How Twitter became the biggest thing in news–and is getting even bigger

Twitter started as a way for the always-connected crowd to share with their friends the kind of latte they were having and just what Starbucks location they were at. Who gives a rat’s behind? So I fearlessly predicted that Twitter would soon tweet into the sunset.

I couldn’t have been more wrong. Four years ago, January 2009, a tourist from Florida on a ferry in the Hudson sent a tweet heard around the news world. And the rest is history. News history, and therefore crisis communication history.

Twitter, and I others soon started preaching, was the new police scanner. It was how the news media got the news and tried to beat everyone else to the punch. More than that, it became a broadcast channel in its own right, with millions using it to find the absolutely latest and virtually any and all subjects.

From a media relations and crisis communication standpoint, Twitter has become essential. ESSENTIAL. While many still pooh-pooh the direct communication aspect with citizens, who can argue that with the media using it for searching and reporting the latest that it is essential even if all your focus is on the media? I’ve long promoted the importance of Twitter over Facebook this way, and Jim Garrow and I recently have been having a bit of discussion about that.

Now comes some interesting news that suggests that Twitter is starting to really get that they are a news channel, and not mostly a latte-sharing channel. Twitter is beefing up its algorithm for search by adding an unusual element: humans. Yes, real live people using Amazon’s Mechanical Turk service, are supplementing the algorithms to provide context. The ReadWrite story tells the details and just what this means.

Here’s the relevance for those of us in the crisis and emergency communication business:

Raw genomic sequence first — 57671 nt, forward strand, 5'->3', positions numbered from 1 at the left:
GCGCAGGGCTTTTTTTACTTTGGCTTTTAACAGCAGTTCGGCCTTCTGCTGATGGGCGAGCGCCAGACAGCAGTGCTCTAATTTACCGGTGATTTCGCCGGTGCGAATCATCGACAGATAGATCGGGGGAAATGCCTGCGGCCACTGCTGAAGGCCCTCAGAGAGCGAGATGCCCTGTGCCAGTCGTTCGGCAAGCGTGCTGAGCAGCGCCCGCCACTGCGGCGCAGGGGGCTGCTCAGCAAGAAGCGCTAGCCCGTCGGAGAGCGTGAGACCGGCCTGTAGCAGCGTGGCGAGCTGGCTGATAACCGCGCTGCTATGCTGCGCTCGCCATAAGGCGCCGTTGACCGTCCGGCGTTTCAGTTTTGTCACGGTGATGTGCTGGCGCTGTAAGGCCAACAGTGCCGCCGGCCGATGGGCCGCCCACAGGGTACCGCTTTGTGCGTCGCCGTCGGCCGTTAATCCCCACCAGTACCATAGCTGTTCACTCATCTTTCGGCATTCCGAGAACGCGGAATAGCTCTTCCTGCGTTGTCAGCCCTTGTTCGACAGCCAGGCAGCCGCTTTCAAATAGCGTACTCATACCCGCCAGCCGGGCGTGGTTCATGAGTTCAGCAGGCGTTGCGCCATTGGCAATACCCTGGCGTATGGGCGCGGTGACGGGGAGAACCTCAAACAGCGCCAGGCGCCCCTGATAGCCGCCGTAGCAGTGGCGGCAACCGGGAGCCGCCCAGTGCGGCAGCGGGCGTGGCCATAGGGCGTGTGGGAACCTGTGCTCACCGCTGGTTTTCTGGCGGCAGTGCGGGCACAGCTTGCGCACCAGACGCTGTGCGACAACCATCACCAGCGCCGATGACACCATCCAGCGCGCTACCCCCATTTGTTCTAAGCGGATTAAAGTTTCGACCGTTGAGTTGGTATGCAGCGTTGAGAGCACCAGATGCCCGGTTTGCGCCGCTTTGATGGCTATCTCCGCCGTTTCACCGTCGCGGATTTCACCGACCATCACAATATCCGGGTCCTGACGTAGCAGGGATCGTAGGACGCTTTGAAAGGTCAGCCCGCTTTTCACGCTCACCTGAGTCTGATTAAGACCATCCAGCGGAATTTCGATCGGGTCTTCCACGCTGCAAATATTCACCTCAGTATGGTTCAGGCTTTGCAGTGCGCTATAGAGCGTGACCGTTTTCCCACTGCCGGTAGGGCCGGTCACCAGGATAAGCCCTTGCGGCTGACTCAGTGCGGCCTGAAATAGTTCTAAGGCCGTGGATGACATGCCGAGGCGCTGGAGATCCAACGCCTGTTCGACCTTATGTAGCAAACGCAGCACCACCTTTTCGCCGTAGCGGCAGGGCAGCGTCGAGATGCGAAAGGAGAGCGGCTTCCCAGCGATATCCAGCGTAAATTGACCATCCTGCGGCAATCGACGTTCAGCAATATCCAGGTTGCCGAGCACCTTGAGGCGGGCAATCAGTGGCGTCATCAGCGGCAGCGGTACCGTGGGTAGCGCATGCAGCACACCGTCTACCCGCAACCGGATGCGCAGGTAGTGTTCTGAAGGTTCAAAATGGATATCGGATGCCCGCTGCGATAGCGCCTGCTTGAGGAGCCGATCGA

- Monitoring using Twitter just got easier. Those humans are going to make it considerably easier to find the needles in the haystack.

- Growing use for situation awareness. The primary problem for using UGC (user generated content) is the noise to signal ratio. So much noise, so little of value, and how do you separate them?

- Primary media management. The enhanced search will likely mean the media will find Twitter an even more useful tool for reporting.

- Media Schmedia. On other hand, if they don’t will the world care? That’s the real point. This step by Twitter is a big step forward in making traditional media even more obsolete. The ReadWrite headline “”Watch Out CNN” may be overstating it, but perhaps not. I’ve long used Breaking News on Twitter as a primary way of keeping up. I’m suspecting this change will mean Twitter itself is the way to keep up.

Now that I’ve admitted to being so wrong about Twitter and declaring how essential it is to today’s communications, I’ve probably put in motion their demise. Who knows what comes tomorrow. But how can instant be faster?

 

One thought on “How Twitter became the biggest thing in news–and is getting even bigger”

  1. As always, Gerald, great insight. I also, couldn’t agree more about the utility of the Mechanical Turk. Years ago, there was a Twitter app called Brizzly that did something similar. While the app posted the trending topics automatically, users of the system could free-type and describe what the trending topics were and (what I found most useful) why it was trending. (Consider, for example, a trending topic of Newtown Connecticut. If the description is a small town in CT, that’s not so helpful. But with human beings describing what happened, it became infinitely more useful and helped guide my searches.)

    This is a sea-change, and while I’m sure we’ll see all types of system gaming very quickly, it has the potential to remake how we monitor situations.

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